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HFSS regulation is a challenge – but it offers fresh in-store opportunities for brands

Updated: Jun 14, 2022

HFSS: not only a cumbersome acronym, but a hurdle at the end of what has been a long steeplechase for grocery retail. For both brands and retailers, there is a fear of the changes the new regulation brings. As many as 43% say they feel unprepared, according to IGD. However, we cannot miss the opportunities a revolution like this could bring.

As the implementation date looms, we can be thankful the retail sector is well equipped to handle change – an especially impressive feat after the last two years. Notably, several retailers have proactively set up a variety of stores to test different approaches to the legislation. Among the handful of test stores spotted by the trade press and fellow grocery retail fanatics, we have seen clever solutions and innovation to give us a flavour of what the future may look like.

The changes to end space perhaps pose the greatest challenge for retailers and brands alike – yet there are solutions emerging. A quick win retailers are weighing up is how HFSS-compliant BWS, household or grocery lines can occupy this space. These categories are appealing for retailers from an operational point of view, as products often come in wholesale pack sizes, allowing pallets to be displayed on ends. Furthermore, utilising this space enables retailers to demonstrate value through key products to customers, especially those in larger households who are seeking bigger buys.

That doesn’t mean we’ll be walking down a centre aisle full of pallets like a wholesaler, though. Merchandising teams are looking for other options too. Expect to see ends made up of composite elements: trade-driving pallets, HFSS-compliant products on promotion, and new permanent signage or brand zones. The latter could lead to some exciting changes in retail media – could we see digital screens at the end of aisles, or permanent signage for brands? Sainsbury’s has erected some permanent signage linked to their brand comms at the end of aisle, so brands should consider how they may leverage these types of activations in the future.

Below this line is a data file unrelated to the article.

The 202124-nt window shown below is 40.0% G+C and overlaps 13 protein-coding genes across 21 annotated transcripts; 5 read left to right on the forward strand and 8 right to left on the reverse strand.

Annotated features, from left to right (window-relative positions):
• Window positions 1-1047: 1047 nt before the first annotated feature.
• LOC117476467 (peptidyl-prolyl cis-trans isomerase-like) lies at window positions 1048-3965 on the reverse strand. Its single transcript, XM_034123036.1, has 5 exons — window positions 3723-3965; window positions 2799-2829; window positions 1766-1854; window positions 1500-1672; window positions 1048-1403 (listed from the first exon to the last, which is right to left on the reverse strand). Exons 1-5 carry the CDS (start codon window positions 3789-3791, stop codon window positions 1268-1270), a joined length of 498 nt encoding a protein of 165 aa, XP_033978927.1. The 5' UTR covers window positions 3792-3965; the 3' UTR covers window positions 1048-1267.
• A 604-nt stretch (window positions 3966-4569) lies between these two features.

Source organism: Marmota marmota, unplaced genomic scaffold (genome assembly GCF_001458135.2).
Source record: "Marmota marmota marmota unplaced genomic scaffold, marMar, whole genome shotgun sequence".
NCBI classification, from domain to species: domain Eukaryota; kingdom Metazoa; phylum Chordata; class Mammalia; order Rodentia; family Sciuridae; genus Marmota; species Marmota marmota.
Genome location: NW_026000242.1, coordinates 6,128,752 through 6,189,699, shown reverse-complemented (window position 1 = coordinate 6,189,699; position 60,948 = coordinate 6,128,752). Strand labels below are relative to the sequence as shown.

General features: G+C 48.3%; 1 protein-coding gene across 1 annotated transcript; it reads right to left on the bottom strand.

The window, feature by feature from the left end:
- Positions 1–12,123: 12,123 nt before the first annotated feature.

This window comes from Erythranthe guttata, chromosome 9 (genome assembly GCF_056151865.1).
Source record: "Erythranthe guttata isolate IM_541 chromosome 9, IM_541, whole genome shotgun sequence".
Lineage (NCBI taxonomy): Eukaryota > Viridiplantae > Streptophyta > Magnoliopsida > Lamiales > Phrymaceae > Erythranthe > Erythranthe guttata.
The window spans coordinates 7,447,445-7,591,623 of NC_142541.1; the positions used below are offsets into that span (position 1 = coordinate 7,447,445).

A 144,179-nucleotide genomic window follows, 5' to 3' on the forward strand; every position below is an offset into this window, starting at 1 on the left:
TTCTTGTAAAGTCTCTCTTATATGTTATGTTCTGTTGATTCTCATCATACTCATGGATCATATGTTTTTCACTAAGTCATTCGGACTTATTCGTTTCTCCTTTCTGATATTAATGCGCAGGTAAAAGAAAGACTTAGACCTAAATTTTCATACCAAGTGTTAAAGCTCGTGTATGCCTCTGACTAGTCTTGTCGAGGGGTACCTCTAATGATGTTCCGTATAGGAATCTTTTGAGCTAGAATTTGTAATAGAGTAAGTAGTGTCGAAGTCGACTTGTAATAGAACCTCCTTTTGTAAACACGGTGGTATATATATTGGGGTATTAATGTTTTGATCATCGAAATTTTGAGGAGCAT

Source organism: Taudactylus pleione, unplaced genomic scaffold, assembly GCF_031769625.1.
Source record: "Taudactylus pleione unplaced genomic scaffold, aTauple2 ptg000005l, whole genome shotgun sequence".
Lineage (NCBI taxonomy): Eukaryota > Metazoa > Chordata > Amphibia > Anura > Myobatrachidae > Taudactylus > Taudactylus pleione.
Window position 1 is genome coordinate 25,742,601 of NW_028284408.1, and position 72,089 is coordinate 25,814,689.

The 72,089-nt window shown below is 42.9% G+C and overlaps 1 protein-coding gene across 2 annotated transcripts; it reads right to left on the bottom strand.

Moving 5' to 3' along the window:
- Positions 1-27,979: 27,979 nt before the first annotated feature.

The changes to what is possible for brands on aisle ends seem monumental, given some brands will now find themselves solely in-aisle. For some, particularly those who are regulars on end, this may feel like the ringing of a death knell. Yet there are solutions.

For the larger brands, brand-blocking will be key. Some retailers have added new shelving units in-aisle with taller shelves that allow for more SRPs (shelf-ready packaging) filled with key SKUs to be merchandised. Utilising Cadbury and its distinctive purple, Tesco has been trialling this with the addition of a yellow frame around the shelving unit – a simple visual signal to shoppers already primed to look for the colour yellow as a sign of value in their stores.

Creating a visual spectacle around these shelves with floor stickers, a digital screen or taking it into the digital sphere with an AR filter will create exciting and dynamic in-aisle destinations. This does not mean smaller brands will be eclipsed – quite the contrary. With increased in-aisle footfall in categories such as confectionery, which usually trade well on end, there is an opportunity for smaller brands.

Commerce marketing strategies need to be revisited to ensure brands and all their products have a sound plan in place to navigate these changes. Shoppers may not understand a planogram, but they will sense the changes throughout their usual shopper journey. Brands can succeed by staying front of mind, being helpful to shoppers, and delivering bold, well-considered PoS executions or merchandising solutions. More opportunities will arise as HFSS changes begin to take effect, and already retailers are testing other new solutions such as expanded power aisles and alternative convenience planograms.

The testing and teething problems of implementation – never mind the still-malingering questions over e-commerce – will continue for the rest of 2022. In the meantime, brands should get ahead of the curve. Now is the time to test different approaches, reconsider commerce marketing strategies, and take a positive, proactive approach. From ends to aisles, the changes will be sweeping, but the opportunities are there.

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